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Another Expert Agrees With Dark Comet Theory

February 21, 2013 – 11:31 am | No Comment

Astronomer David Asher (from Armagh University) has agreed with Bill Napier and Janaki Wickramasinghe (Cardiff University) that “dark comets” are real and dangerous.
The following quotes are from a paper by Napier and Asher published in Astronomy & Geophysics.
http://star.arm.ac.uk/preprints/2009/539.pdf

We know that about one bright comet (of absolute magnitude as bright as 7, comparable to Halley’s Comet) arrives in the visibility zone (perihelion q<5AU, say) each year from the Oort cloud. It seems to be securely established that ~1–2% of these are captured into Halleytype (HT) orbits. The dynamical lifetime of a body in such an orbit can be estimated, from which the expected number of HT comets is perhaps ~3000. The actual number of active HT comets is ~25. This discrepancy of at least two powers of 10 in the expected impact rate from comets as deduced from this theoretical argument on the one hand, and observations on the other, is …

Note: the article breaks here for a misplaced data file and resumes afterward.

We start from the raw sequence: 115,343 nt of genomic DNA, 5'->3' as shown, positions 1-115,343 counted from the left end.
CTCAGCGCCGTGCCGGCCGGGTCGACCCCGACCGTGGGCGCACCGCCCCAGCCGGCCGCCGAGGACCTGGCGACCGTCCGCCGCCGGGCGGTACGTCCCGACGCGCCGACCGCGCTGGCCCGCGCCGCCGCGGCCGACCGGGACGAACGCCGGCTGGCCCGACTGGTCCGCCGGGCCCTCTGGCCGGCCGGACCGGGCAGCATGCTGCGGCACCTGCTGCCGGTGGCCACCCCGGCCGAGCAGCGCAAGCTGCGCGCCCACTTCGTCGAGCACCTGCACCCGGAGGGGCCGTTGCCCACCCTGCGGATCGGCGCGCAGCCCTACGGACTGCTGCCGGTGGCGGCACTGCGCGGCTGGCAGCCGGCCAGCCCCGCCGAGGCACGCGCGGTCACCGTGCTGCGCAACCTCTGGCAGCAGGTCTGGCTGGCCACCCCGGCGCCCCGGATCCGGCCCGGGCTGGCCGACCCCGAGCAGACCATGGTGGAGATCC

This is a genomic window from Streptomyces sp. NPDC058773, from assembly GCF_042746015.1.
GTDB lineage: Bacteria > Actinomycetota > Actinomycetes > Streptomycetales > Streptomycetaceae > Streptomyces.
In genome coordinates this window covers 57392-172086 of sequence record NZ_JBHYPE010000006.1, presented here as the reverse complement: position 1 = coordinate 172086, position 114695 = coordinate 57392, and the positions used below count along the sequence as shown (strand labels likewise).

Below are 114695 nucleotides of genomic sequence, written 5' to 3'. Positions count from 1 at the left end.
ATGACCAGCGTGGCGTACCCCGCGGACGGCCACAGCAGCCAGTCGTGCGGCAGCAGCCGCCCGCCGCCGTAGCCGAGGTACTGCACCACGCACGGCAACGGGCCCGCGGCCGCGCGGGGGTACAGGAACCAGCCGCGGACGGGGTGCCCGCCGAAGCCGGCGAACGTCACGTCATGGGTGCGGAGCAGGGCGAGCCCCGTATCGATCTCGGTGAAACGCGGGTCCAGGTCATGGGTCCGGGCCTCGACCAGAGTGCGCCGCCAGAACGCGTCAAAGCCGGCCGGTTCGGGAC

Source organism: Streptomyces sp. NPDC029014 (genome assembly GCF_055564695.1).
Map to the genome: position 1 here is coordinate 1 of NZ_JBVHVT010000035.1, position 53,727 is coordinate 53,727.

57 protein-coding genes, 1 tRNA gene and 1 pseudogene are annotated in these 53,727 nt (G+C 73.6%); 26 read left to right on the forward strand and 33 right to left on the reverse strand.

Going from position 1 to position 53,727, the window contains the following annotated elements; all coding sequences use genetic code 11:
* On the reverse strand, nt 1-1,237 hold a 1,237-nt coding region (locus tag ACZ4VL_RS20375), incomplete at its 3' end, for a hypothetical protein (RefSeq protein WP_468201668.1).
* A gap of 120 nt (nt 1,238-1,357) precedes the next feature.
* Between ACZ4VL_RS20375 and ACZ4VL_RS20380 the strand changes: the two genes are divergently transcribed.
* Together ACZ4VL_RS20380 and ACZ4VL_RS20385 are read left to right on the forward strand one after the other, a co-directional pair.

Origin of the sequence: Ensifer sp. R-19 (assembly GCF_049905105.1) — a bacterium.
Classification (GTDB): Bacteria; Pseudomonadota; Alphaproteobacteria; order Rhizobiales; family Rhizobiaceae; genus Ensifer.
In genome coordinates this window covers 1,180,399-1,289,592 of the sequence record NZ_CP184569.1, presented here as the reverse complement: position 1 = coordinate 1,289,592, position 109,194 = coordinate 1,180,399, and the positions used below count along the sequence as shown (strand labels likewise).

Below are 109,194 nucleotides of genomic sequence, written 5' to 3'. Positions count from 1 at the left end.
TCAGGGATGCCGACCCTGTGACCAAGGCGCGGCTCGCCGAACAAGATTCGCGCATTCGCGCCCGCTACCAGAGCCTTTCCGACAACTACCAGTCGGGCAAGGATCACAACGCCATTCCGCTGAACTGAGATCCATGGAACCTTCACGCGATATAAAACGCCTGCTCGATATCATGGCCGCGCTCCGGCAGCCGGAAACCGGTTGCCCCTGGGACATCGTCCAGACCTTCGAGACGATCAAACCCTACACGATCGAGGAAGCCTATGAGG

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Islands Can Arrive (and disappear) Overnight

September 27, 2013 – 5:16 pm | No Comment
Islands Can Arrive (and disappear) Overnight

Pakistan’s recent deadly 7.8 magnitude earthquake had a surprising twist – an entire island rose out of the ocean.

 
I think it looks bigger in the photo than it really is, because it is only 600 meters from the shoreline:
The earthquake was so powerful that it caused the seabed to rise and create a small, mountain-like island about 600 metres off Pakistan’s Gwadar coastline in the Arabian Sea. [ABC Australia]
“It’s an oval shaped island which is about 250ft to 300ft (76-91m) in length, and about 60 to 70ft above the water,” he said. It has a rough surface, much of which is muddy and some parts are mostly made up of fine- to coarse-grained sand. [BBC]

So if an island can come into rapid existence, presumably one can disappear just as easily, like Atlantis allegedly did.